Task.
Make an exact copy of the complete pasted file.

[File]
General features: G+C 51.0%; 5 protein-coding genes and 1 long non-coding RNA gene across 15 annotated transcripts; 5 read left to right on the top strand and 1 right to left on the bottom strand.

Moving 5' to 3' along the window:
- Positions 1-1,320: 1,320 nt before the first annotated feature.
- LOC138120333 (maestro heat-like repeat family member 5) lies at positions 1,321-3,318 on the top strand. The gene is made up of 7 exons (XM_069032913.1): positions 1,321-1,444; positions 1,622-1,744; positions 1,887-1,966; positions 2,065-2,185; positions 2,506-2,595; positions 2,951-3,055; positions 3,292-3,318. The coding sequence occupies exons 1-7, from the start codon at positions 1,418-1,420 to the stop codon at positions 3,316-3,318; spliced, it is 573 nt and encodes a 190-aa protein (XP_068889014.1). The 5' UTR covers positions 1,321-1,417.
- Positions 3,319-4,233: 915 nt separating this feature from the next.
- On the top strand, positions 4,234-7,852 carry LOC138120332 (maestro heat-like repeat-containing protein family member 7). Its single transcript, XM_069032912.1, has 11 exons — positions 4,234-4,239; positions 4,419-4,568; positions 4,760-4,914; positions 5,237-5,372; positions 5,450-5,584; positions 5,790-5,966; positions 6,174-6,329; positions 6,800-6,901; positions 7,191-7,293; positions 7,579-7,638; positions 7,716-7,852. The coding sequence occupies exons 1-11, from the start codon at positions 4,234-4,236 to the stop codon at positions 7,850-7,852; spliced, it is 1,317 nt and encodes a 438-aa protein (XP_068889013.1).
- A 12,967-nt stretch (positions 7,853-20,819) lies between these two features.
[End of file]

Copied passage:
General features: G+C 51.0%; 5 protein-coding genes and 1 long non-coding RNA gene across 15 annotated transcripts; 5 read left to right on the top strand and 1 right to left on the bottom strand.

Moving 5' to 3' along the window:
- Positions 1-1,320: 1,320 nt before the first annotated feature.
- LOC138120333 (maestro heat-like repeat family member 5) lies at positions 1,321-3,318 on the top strand. The gene is made up of 7 exons (XM_069032913.1): positions 1,321-1,444; positions 1,622-1,744; positions 1,887-1,966; positions 2,065-2,185; positions 2,506-2,595; positions 2,951-3,055; positions 3,292-3,318. The coding sequence occupies exons 1-7, from the start codon at positions 1,418-1,420 to the stop codon at positions 3,316-3,318; spliced, it is 573 nt and encodes a 190-aa protein (XP_068889014.1). The 5' UTR covers positions 1,321-1,417.
- Positions 3,319-4,233: 915 nt separating this feature from the next.
- On the top strand, positions 4,234-7,852 carry LOC138120332 (maestro heat-like repeat-containing protein family member 7). Its single transcript, XM_069032912.1, has 11 exons — positions 4,234-4,239; positions 4,419-4,568; positions 4,760-4,914; positions 5,237-5,372; positions 5,450-5,584; positions 5,790-5,966; positions 6,174-6,329; positions 6,800-6,901; positions 7,191-7,293; positions 7,579-7,638; positions 7,716-7,852. The coding sequence occupies exons 1-11, from the start codon at positions 4,234-4,236 to the stop codon at positions 7,850-7,852; spliced, it is 1,317 nt and encodes a 438-aa protein (XP_068889013.1).
- A 12,967-nt stretch (positions 7,853-20,819) lies between these two features.